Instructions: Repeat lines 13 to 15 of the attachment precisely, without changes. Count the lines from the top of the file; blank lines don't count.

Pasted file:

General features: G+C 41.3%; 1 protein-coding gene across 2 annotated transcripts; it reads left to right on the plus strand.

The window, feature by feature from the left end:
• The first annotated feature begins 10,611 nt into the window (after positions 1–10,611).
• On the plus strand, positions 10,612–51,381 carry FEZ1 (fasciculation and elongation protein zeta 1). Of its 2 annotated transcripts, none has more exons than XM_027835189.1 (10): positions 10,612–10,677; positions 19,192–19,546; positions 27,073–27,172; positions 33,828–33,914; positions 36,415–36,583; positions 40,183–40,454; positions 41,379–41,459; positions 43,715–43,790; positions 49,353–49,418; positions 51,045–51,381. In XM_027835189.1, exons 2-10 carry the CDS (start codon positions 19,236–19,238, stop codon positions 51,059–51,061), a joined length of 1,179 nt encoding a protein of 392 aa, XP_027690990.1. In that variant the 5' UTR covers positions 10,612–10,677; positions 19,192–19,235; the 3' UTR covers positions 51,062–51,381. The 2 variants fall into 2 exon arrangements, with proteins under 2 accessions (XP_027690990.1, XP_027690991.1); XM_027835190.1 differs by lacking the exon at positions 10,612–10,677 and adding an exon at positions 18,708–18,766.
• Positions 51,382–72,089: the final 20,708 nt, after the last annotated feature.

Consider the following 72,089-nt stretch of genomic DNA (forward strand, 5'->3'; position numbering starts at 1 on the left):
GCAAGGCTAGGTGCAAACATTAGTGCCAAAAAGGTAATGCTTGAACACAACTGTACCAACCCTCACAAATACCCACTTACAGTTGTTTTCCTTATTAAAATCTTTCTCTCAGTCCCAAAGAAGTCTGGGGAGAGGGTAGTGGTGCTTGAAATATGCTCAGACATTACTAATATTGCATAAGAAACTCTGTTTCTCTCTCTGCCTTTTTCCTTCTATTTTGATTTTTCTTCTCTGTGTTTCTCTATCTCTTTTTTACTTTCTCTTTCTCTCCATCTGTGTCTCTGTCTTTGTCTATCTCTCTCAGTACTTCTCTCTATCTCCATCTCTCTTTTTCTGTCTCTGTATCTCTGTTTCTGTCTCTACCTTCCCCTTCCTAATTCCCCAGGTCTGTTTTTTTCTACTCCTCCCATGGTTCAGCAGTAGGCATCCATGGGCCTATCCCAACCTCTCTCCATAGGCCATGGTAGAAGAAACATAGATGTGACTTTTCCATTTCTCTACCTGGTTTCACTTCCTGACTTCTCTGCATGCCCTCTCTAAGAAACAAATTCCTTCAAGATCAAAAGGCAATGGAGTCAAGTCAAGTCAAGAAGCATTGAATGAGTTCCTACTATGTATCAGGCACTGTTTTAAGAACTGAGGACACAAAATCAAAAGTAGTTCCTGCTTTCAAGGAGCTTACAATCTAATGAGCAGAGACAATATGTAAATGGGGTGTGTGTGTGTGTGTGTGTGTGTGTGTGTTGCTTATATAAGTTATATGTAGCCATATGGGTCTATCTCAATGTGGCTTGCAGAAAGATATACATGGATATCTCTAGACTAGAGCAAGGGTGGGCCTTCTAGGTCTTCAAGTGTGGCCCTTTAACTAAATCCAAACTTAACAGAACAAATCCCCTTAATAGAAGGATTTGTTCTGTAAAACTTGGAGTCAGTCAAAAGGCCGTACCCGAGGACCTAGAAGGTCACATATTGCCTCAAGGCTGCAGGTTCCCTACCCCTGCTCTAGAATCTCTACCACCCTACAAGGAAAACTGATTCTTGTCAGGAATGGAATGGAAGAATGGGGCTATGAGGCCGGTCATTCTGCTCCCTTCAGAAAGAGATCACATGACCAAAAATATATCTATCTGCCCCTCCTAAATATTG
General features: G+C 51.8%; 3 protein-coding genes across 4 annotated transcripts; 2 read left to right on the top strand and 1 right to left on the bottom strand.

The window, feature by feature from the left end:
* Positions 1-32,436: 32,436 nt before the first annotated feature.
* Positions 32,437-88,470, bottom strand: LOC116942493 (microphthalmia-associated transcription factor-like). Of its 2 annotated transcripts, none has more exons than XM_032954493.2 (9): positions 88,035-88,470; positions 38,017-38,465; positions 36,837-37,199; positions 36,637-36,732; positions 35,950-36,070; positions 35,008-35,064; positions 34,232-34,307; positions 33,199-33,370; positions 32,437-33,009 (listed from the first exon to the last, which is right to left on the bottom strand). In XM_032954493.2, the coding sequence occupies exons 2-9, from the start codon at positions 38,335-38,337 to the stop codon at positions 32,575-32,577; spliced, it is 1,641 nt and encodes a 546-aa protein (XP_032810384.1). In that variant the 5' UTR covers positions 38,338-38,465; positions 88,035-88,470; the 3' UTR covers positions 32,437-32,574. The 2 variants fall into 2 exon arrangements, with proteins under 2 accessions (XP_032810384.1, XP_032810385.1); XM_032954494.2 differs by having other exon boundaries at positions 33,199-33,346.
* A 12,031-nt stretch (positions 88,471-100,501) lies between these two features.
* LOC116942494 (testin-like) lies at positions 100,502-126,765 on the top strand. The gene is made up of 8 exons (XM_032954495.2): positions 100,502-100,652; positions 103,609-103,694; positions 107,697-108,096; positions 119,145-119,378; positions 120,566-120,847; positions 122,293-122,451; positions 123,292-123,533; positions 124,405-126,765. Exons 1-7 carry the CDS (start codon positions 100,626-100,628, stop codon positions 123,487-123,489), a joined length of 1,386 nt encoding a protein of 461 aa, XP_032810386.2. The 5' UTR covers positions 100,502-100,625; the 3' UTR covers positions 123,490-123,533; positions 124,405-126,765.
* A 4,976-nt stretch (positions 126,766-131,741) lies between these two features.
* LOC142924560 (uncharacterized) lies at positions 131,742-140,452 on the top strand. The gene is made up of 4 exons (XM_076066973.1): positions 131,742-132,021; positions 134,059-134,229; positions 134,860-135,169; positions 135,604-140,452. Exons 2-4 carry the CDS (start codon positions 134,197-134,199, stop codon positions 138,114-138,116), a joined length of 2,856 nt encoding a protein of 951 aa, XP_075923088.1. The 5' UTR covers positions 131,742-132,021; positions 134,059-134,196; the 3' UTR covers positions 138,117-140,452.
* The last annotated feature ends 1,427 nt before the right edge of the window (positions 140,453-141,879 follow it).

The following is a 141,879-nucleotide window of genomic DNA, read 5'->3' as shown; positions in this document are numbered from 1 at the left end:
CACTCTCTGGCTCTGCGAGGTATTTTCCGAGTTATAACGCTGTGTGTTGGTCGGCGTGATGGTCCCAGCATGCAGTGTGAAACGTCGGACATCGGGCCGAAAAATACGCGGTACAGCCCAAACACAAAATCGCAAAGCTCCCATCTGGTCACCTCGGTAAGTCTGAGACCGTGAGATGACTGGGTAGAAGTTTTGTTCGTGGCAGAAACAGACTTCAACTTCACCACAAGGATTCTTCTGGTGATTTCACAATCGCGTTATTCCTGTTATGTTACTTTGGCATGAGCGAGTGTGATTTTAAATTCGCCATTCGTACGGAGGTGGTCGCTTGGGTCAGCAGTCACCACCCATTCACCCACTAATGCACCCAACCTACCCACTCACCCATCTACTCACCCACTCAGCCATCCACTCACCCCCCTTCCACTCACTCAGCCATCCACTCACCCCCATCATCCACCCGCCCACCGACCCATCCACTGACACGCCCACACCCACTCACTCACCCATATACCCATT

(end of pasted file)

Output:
* LOC116942494 (testin-like) lies at positions 100,502-126,765 on the top strand. The gene is made up of 8 exons (XM_032954495.2): positions 100,502-100,652; positions 103,609-103,694; positions 107,697-108,096; positions 119,145-119,378; positions 120,566-120,847; positions 122,293-122,451; positions 123,292-123,533; positions 124,405-126,765. Exons 1-7 carry the CDS (start codon positions 100,626-100,628, stop codon positions 123,487-123,489), a joined length of 1,386 nt encoding a protein of 461 aa, XP_032810386.2. The 5' UTR covers positions 100,502-100,625; the 3' UTR covers positions 123,490-123,533; positions 124,405-126,765.
* A 4,976-nt stretch (positions 126,766-131,741) lies between these two features.
* LOC142924560 (uncharacterized) lies at positions 131,742-140,452 on the top strand. The gene is made up of 4 exons (XM_076066973.1): positions 131,742-132,021; positions 134,059-134,229; positions 134,860-135,169; positions 135,604-140,452. Exons 2-4 carry the CDS (start codon positions 134,197-134,199, stop codon positions 138,114-138,116), a joined length of 2,856 nt encoding a protein of 951 aa, XP_075923088.1. The 5' UTR covers positions 131,742-132,021; positions 134,059-134,196; the 3' UTR covers positions 138,117-140,452.